A new edict has just been handed down by our woke betters. According to an article at the Huffington Post, it is now forbidden to use the (distinctly holiday) phrase "let's work off ___," as in "let's go to the gym and work off those seventeen snickerdoodles and entire burlap sack of peppermint bark we ate yesterday." Per HuffPo, such fat-shaming, "while surely intended as a lighthearted joke, is seriously problematic, according to experts."
It's the "according to experts" that always slays me there. And while I don't want to pit the authorities against each other,...
A new edict has just been handed down by our woke betters. According to an article at the Huffington Post, it is now forbidden to use the (distinctly holiday) phrase “let’s work off ___,” as in “let’s go to the gym and work off those seventeen snickerdoodles and entire burlap sack of peppermint bark we ate yesterday.” Per HuffPo, such fat-shaming, “while surely intended as a lighthearted joke, is seriously problematic, according to experts.”
It’s the “according to experts” that always slays me there. And while I don’t want to pit the authorities against each other, the doctors I’ve talked to have all warned that one consequence of engorging on sweets is that eventually you do turn into a lardass. Also, why break up the tried-and-true holiday cycle of man gets fat and drunk over Christmas / man guilts himself into doing Dry January / man makes it four days before discovering another porter at the back of the fridge? Some traditions are too sacred to let even the woke mess with.
Still, the HuffPo piece reminds us of something important: Christmas is that time of year when we all come together to get pointlessly offended. ‘Tis the season to be outraged by everything, same as all the other seasons. And while not all of us are in a position to be called out by an Orangetheory instructor, there are still plenty of ways that we can take performative umbrage this December.
An always reliable one is Baby It’s Cold Outside, the flirty carol that features a man trying to persuade a woman to stay with him rather than face the harsh elements. The duet was played for decades without issue, covered by songstresses like Ella Fitzgerald and Martina McBride, until about a decade ago when it was abruptly discovered that it was an ode to date rape and cancelled by several radio stations. Thankfully, this year, there is hope. The Netflix film Love Hard recently rewrote the song in full compliance with the laws of consent. The new version sees the male singer practically ejecting his partner out into the cold while stressing that her drink is nonalcoholic.
If the lyric “Well, maybe just a half a drink more / Slow down, that’s quite a pour” sounds more patronizing and sexist than anything Frank Loesser ever came up with, well, then, maybe you’re just brainwashed by the patriarchy. And it isn’t just Baby It’s Cold Outside. Among the other Christmas songs ripe for cancellation, according to one pointy hat over at The Tab, are “Do They Know It’s Christmas” (racist), “The Fairytale of New York” (homophobic), and “Grandma Got Run Over by a Reindeer” (okay, fair enough). Also, “Santa Baby,” because, per The Tab, “women can buy their own things” without having to sex them out of jolly old St. Nick.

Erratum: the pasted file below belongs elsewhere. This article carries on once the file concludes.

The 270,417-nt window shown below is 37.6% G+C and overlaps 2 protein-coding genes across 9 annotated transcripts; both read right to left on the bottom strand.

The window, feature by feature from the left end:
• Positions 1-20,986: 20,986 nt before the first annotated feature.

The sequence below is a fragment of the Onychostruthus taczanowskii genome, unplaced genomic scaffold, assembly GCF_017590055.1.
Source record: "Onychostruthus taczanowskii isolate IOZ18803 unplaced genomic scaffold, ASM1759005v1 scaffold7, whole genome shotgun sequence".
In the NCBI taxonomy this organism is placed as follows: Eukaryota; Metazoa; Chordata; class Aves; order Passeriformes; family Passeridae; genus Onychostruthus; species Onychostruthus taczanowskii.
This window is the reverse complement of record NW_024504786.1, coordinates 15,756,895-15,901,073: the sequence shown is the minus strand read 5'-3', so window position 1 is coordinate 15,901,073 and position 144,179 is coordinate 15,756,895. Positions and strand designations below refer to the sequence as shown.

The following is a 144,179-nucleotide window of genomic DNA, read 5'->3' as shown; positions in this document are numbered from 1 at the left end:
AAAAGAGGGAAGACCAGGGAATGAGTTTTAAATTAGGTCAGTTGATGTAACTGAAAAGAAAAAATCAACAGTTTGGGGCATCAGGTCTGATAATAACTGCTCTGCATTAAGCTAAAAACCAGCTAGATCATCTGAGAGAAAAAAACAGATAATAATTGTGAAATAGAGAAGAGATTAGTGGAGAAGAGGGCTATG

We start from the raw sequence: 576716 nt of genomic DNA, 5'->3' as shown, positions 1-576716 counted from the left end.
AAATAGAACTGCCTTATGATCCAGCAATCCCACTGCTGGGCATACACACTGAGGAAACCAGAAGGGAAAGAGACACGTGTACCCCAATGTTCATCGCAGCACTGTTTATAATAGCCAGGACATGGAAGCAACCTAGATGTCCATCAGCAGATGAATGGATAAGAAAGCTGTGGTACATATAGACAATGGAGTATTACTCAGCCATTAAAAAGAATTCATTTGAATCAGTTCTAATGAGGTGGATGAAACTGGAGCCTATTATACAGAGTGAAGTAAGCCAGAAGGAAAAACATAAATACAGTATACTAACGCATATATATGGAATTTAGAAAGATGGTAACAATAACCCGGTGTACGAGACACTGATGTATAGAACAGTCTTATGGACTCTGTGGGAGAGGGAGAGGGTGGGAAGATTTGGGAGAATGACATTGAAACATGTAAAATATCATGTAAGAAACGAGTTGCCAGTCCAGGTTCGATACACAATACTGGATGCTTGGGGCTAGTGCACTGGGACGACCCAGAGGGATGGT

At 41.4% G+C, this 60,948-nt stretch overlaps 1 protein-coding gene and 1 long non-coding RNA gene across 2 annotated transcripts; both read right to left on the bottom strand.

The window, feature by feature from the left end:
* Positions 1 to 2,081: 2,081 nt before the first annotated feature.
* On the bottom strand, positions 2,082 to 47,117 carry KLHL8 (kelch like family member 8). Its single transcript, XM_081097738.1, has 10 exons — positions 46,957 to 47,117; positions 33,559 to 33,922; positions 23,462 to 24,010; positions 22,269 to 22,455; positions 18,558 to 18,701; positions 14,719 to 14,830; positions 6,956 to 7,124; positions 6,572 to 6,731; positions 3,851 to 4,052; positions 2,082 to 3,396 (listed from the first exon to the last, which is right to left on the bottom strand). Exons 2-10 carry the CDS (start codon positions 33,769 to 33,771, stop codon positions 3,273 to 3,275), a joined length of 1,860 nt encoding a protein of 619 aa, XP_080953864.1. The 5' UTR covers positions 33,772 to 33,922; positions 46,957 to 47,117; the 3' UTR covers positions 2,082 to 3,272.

Then there’s the Christmas movies. It isn’t like the rest of us haven’t noticed that Love Actually makes several weird fat cracks about the perfectly lovely Natalie. It’s just that we don’t feel compelled to tweet at the Hague every time we watch it. Yet plenty of people do, apparently, along with complaints about Love Actually‘s Mark, who is in love with Keira Knightley’s character and zooms in on her while filming her wedding. This is cruel and invasive, per the Twitter mob, which knows cruel and invasive. (Curiously, Frosty the Snowman has yet to face their wrath, perhaps because it features an actual Karen.)
One thing you learn quickly about the inclusion fanatics is that there’s no such thing as argumentum ad absurdum. Make a joke about how far they’ll go and you’ll wake up the next morning to find they’ve been there and taken the train back. So it is that, at least with the holidays, we would be wise to anticipate what lies ahead. In that spirit: Christmas trees are problematic because they’re offensive to victims of climate change. Candy canes are problematic because they’re offensive to diabetics. Stockings are problematic because they’re offensive to paraplegics. Nutcrackers are problematic because they’re offensive to eunuchs.
You roll your eyes, but this is the same grievance-industrial complex that slapped a warning label on the Muppets. And so perhaps we’re conceding too much here. Perhaps the only way to spend this month is in full-throated revolt against these people. Because the entire point of Christmas is that it doesn’t coddle you. The season is meant to be problematic, in that, for all its warmth and joy, it’s pervaded by an unsettled expectation, a sense of waiting for the mysterious that’s shrouded in dark evenings and chilled by frosty air and marked by wan candles on the Advent wreath, a partaking in ritual that’s older than oneself, that transcends immediate needs and grievances.
So it is that we should all hope to encounter something problematic this Christmas, something that moves and confounds us. Like an “outdated” song lyric. Or a babe born in straw destined to die so that the world might live.